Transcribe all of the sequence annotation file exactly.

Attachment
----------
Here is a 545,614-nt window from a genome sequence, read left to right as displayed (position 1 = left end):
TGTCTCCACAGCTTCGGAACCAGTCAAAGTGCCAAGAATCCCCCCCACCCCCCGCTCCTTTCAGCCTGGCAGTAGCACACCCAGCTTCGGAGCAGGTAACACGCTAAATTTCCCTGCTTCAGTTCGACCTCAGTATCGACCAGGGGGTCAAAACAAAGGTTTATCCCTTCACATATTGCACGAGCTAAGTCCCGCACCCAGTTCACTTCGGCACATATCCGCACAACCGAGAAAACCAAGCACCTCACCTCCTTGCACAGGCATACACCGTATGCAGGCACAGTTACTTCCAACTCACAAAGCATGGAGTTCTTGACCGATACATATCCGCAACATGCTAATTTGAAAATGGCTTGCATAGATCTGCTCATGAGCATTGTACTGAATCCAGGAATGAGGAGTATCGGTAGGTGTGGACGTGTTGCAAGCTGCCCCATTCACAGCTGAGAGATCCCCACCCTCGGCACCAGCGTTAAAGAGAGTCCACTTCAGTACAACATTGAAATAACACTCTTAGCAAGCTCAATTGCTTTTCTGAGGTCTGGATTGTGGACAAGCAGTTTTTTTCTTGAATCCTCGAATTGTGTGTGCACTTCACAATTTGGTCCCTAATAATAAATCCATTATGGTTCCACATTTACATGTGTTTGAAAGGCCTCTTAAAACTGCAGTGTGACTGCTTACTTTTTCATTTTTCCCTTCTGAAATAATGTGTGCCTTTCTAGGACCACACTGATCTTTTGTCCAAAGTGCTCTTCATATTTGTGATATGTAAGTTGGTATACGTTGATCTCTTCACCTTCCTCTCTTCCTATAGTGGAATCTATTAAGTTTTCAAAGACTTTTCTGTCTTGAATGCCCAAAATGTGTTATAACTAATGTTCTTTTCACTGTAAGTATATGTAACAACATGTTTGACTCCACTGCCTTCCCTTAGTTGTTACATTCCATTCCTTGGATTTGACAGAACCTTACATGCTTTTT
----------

Here is a 545,614-nt window from a genome sequence, read left to right as displayed (position 1 = left end):
TGTCTCCACAGCTTCGGAACCAGTCAAAGTGCCAAGAATCCCCCCCACCCCCCGCTCCTTTCAGCCTGGCAGTAGCACACCCAGCTTCGGAGCAGGTAACACGCTAAATTTCCCTGCTTCAGTTCGACCTCAGTATCGACCAGGGGGTCAAAACAAAGGTTTATCCCTTCACATATTGCACGAGCTAAGTCCCGCACCCAGTTCACTTCGGCACATATCCGCACAACCGAGAAAACCAAGCACCTCACCTCCTTGCACAGGCATACACCGTATGCAGGCACAGTTACTTCCAACTCACAAAGCATGGAGTTCTTGACCGATACATATCCGCAACATGCTAATTTGAAAATGGCTTGCATAGATCTGCTCATGAGCATTGTACTGAATCCAGGAATGAGGAGTATCGGTAGGTGTGGACGTGTTGCAAGCTGCCCCATTCACAGCTGAGAGATCCCCACCCTCGGCACCAGCGTTAAAGAGAGTCCACTTCAGTACAACATTGAAATAACACTCTTAGCAAGCTCAATTGCTTTTCTGAGGTCTGGATTGTGGACAAGCAGTTTTTTTCTTGAATCCTCGAATTGTGTGTGCACTTCACAATTTGGTCCCTAATAATAAATCCATTATGGTTCCACATTTACATGTGTTTGAAAGGCCTCTTAAAACTGCAGTGTGACTGCTTACTTTTTCATTTTTCCCTTCTGAAATAATGTGTGCCTTTCTAGGACCACACTGATCTTTTGTCCAAAGTGCTCTTCATATTTGTGATATGTAAGTTGGTATACGTTGATCTCTTCACCTTCCTCTCTTCCTATAGTGGAATCTATTAAGTTTTCAAAGACTTTTCTGTCTTGAATGCCCAAAATGTGTTATAACTAATGTTCTTTTCACTGTAAGTATATGTAACAACATGTTTGACTCCACTGCCTTCCCTTAGTTGTTACATTCCATTCCTTGGATTTGACAGAACCTTACATGCTTTTT